Playing Politics With Mr. Market

A WSJ columnist slaps Obama for "his" seven-week bear market two years ago

There’s a long and boring history of hacks, typically on the right, blaming or crediting presidents for whatever the stock market happens to be doing at the moment. The press falls for it, too, sometimes.

But the mark of a real hack is to blame your political opponent for the bear markets but somehow forget all about him when the bulls are on the march.

Consider The Wall Street Journal’s Evan Newmark, who writes about the current bull market today, noting that lots of investors panicked and missed out on a 98 percent surge in less than two years. Not Newmark, though. He stayed the course, as they say:

By early 2009, my investment portfolio had plummeted nearly 50% from its 2007 peak. That meant half of my life’s savings gone - at least on paper.

If you didn’t know me well, you wouldn’t have noticed much angst. I wrote my columns and pestered my colleagues here at the WSJ as I always did.

But these were not fun days. Every evening, I checked my online accounts, screaming silently. Every night in bed, I dreamed up a new bank collapse or Obama pronouncement that would drive the market even lower.

And indeed he did.

Here’s Newmark on March 4, 2009—two days before the bottom hit and the bull market began (criticizing Obama for calling a bottom, of all things):

The day of the election, the Dow was driven to more than 9600. Today, post-release of the Obama budget, it is at 6800, down 30%.

The more investors have learned about the state of the economy and Obama’s plans for it, the less they rate the stock market’s prospects.

Obama’s higher taxes and antibusiness policies have shaken investor confidence.

Two days before that, Newmark said Obama was “killing America”:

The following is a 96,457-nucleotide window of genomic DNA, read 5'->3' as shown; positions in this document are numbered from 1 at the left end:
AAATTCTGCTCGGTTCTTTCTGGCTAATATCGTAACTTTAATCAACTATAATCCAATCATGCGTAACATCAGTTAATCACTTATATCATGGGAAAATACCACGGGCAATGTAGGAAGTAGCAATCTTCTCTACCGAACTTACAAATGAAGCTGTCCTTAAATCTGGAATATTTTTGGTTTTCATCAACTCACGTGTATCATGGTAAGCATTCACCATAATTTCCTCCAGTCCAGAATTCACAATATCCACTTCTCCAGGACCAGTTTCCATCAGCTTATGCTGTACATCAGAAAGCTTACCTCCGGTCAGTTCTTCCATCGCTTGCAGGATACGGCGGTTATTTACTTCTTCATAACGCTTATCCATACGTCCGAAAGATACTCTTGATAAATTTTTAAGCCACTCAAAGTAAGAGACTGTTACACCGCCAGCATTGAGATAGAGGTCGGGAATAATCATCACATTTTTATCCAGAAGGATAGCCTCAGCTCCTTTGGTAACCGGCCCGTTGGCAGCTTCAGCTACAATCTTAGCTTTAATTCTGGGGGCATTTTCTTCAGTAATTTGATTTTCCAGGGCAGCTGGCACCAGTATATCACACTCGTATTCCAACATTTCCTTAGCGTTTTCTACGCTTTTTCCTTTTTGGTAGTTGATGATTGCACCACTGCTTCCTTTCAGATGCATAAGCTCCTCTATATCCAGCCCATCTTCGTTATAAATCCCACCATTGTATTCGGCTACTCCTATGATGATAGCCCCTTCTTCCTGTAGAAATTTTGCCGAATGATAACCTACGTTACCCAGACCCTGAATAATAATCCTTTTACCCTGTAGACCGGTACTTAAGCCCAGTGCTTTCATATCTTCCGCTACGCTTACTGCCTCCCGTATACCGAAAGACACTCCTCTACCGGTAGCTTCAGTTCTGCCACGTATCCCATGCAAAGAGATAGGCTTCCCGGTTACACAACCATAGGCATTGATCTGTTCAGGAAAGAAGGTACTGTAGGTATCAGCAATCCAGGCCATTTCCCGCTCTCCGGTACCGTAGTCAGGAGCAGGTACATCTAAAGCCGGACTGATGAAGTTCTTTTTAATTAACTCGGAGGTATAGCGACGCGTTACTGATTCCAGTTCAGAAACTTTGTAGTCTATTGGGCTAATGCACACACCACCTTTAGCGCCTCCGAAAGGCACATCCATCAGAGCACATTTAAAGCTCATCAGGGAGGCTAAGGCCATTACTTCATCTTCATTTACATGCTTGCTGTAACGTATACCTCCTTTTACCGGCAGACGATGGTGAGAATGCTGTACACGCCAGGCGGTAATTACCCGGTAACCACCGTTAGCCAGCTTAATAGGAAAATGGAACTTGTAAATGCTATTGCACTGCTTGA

So far I’ve lost about 25% on my stock market investments since Obama’s election. Why would I put in any more money when the President and the Congress are at war with Wall Street?

A week earlier Newmark had warned readers about “Obama’s Dow 5000.”

Two years later, “Obama’s Dow”—such that it is—is at 12,233.


So Newmark hangs a falling stock market pricing in apocalypse around the neck of a president in office eight weeks trying to pick up the pieces from a bumbling predecessor. But now, with the hindsight of two years and a roaring stock recovery, he’s not calling it “Obama’s Dow 12,233” and crediting the president for the “sharpest, fastest and greatest bull market run of your investing lifetime.”

No, all the president gets is a slap for how Newmark thought his policies were driving the markets lower two years ago.

Now that’s hacktacular.

Further Reading:

It’s Obama’s Bear Market, Says Bloomberg. Dude’s been in office six weeks. The stock market is a notoriously impossible-to-predict-or-interpret animal. It goes where it may, for reasons the smartest traders can only guess at.

Now Bloomberg Calls it an Obama Bull Market. That relatively quick turnaround ought to show you how foolish it is to peg stock market moves to a president.

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Ryan Chittum is a former Wall Street Journal reporter, and deputy editor of The Audit, CJR's business section. If you see notable business journalism, give him a heads-up at Follow him on Twitter at @ryanchittum. Tags: , , , ,